6 min readStrawberry Alarm Clock – Incense And Peppermints (1967)

Strawberry Alarm Clock - Incense & Peppermints (1967)


This song, and the band itself, has a rather convoluted history that Mark S. Weitz, who was the original keyboard player of the Strawberry Alarm Clock, helped sort out. Prior to the release of “Incense and Peppermints” the Strawberry Alarm Clock had already issued four singles on All-American Records under the name Thee Sixpence. None of those charted, even though they did a version of “Hey Joe”. “Hey Joe” was copyrighted in 1962 by folk singer Billy Roberts and has been recorded by many artists including the Standells, the Surfaris, the Byrds, and of course Jimi Hendrix.



Weitz says:

It went from Thee Sixpence right into the Strawberry Alarm Clock. I was instrumental in coming up with the name. I borrowed the Strawberry from Strawberry Fields Forever and then right down to the noisy Baby Ben electric alarm clock (in my bedroom/guest house where we used to rehearse) that we hooked up with name Strawberry to come up with the new name. We were asked by [producer] Frank Slay to come up with a new name because when we did a name check to clear it for label printing, Thee Sixpence was already used somewhere by another band at the time and there would be too much confusion.

The writing credits of “Incense and Peppermints” are listed as John Carter and Tim Gilbert, who were not part of the band, and based on an instrumental idea by band members Mark Weitz and Ed King, the group’s guitarist. (In 1970, an unknown band called Lynyrd Skynyrd opened some shows for The Strawberry Alarm Clock, and King got to know them. In 1973 King joined Skynyrd on guitar, ultimately writing the riff for “Sweet Home Alabama”).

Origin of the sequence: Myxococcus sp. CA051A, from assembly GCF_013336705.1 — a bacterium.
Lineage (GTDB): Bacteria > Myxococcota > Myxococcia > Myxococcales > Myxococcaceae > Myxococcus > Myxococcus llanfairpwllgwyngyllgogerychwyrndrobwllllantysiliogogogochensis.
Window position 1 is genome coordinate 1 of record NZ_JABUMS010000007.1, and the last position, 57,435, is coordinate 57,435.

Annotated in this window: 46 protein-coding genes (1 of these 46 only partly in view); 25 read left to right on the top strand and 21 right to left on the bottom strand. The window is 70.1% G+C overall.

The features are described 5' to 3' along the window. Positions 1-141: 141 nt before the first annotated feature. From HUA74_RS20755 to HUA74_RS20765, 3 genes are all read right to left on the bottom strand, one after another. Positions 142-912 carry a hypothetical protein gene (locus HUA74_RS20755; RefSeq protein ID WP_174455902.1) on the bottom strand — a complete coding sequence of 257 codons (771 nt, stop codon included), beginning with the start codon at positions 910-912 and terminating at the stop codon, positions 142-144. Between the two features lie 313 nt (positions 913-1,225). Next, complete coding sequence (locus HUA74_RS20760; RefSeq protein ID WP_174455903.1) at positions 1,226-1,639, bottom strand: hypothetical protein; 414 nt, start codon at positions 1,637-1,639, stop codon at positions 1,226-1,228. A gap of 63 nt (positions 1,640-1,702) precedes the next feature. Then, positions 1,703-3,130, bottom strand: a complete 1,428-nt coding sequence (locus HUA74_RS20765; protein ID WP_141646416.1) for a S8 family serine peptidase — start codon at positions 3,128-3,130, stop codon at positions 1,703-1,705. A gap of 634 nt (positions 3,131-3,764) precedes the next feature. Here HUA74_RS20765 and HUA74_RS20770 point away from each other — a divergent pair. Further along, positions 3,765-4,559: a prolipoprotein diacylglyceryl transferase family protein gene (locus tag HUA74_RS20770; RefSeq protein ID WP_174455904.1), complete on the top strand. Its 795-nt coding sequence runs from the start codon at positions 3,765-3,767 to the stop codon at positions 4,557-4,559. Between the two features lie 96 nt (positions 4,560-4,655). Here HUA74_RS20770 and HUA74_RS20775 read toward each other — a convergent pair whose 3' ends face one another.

Weitz gave this account of how the song was written:

I came up with the idea and actual music to the then untitled song that ultimately evolved into the #1 national hit, ‘Incense and Peppermints.’ I wrote the intro (the oriental sounding riff), the verses, and the ending (the major sevenths) while Ed King, at my request for some help on completing the song, co-wrote the bridge (the F # part) and of course the lead guitar parts. At the time when the music was recorded at Art Laboe’s ‘Original Sounds’ studio in Hollywood, there was only a temporary title to the song, and lyrics had not yet been written. Our producer Frank Slay decided to send the fully mixed music track (recorded on 8 tracks of mono!) to John Carter; a member of the band The Rainy Daze, who Slay also produced at the time. John Carter was solely responsible for conjuring up the lyrics and the controversial melody line extracted out of the finished musical track. Frank Slay ultimately credited that melody line solely to the writing team of John Carter and Tim Gilbert. To this day, they have received 100% of the royalties.

The lead vocalist on this track was also not a member of the group. It was Greg Munford, a 16-year-old singer with a group called The Shapes, who sang lead. Bassist/rhythm guitarist George Bunnell explained: